AMA: Australia's readiness for Ebola 'still in question'
THE number of cases of Ebola worldwide reached 10,000 people on the weekend, as the Australian Medical Association asked whether Australia was ready to help.
With the first confirmed cases in New York and Mali reported last week, the World Health Organisation confirmed the number of cases had reached 10,141 on the weekend.
Most confirmed cases remain in West African countries, including Liberia (4665), Sierra Leone (3896) and Guinea (1553).
But after conflicting reports on Australia's readiness to send help last week, the AMA's president Associate Professor Brian Owler publicly questioned the nation's preparedness.
While we've got some people that are willing to do like the UK, the US, even Cuba and China for goodness sake, I think Australia needs to be doing exactly same thing and we do have people who are volunteering and ready to go.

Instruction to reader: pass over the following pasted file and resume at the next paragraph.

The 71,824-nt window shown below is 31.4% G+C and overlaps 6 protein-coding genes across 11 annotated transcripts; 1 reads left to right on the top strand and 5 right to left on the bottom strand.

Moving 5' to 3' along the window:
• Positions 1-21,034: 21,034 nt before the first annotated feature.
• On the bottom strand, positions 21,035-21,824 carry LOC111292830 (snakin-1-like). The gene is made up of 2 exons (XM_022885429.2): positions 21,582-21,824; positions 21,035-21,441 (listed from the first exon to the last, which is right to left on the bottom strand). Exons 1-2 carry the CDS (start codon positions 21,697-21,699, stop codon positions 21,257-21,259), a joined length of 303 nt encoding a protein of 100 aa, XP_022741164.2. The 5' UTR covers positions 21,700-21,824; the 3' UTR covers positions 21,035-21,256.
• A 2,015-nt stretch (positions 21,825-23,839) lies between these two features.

Health Minister Peter Dutton has repeatedly said an Australian case was unlikely, and a team of at least 20 staff were ready to help if need.
However, Assoc Prof Owler said while the AMA was always backing volunteers, not government-deployed staff, he thought the nation's readiness was "still in question".
After revelations last week that the United Kingdom had asked for Australia's help, he said a UK-run treatment facility in Sierra Leone would be "expected" to be available for Australian health workers, if sent.
"While we've got some people that are willing to do like the UK, the US, even Cuba and China for goodness sake, I think Australia needs to be doing exactly same thing and we do have people who are volunteering and ready to go," he said.
His comments followed new research released on Friday finding the number of beds needed in Montserrado County, Liberia, already exceeded the total number of beds pledged by the international community.
The modelling, published in the Lancet Infectious Diseases journal, also found that without "expanded control efforts" the number of Ebola cases in Liberia could reach up to 170,000 and more than 90,000 deaths, by mid-December this year.
- APN NEWSDESK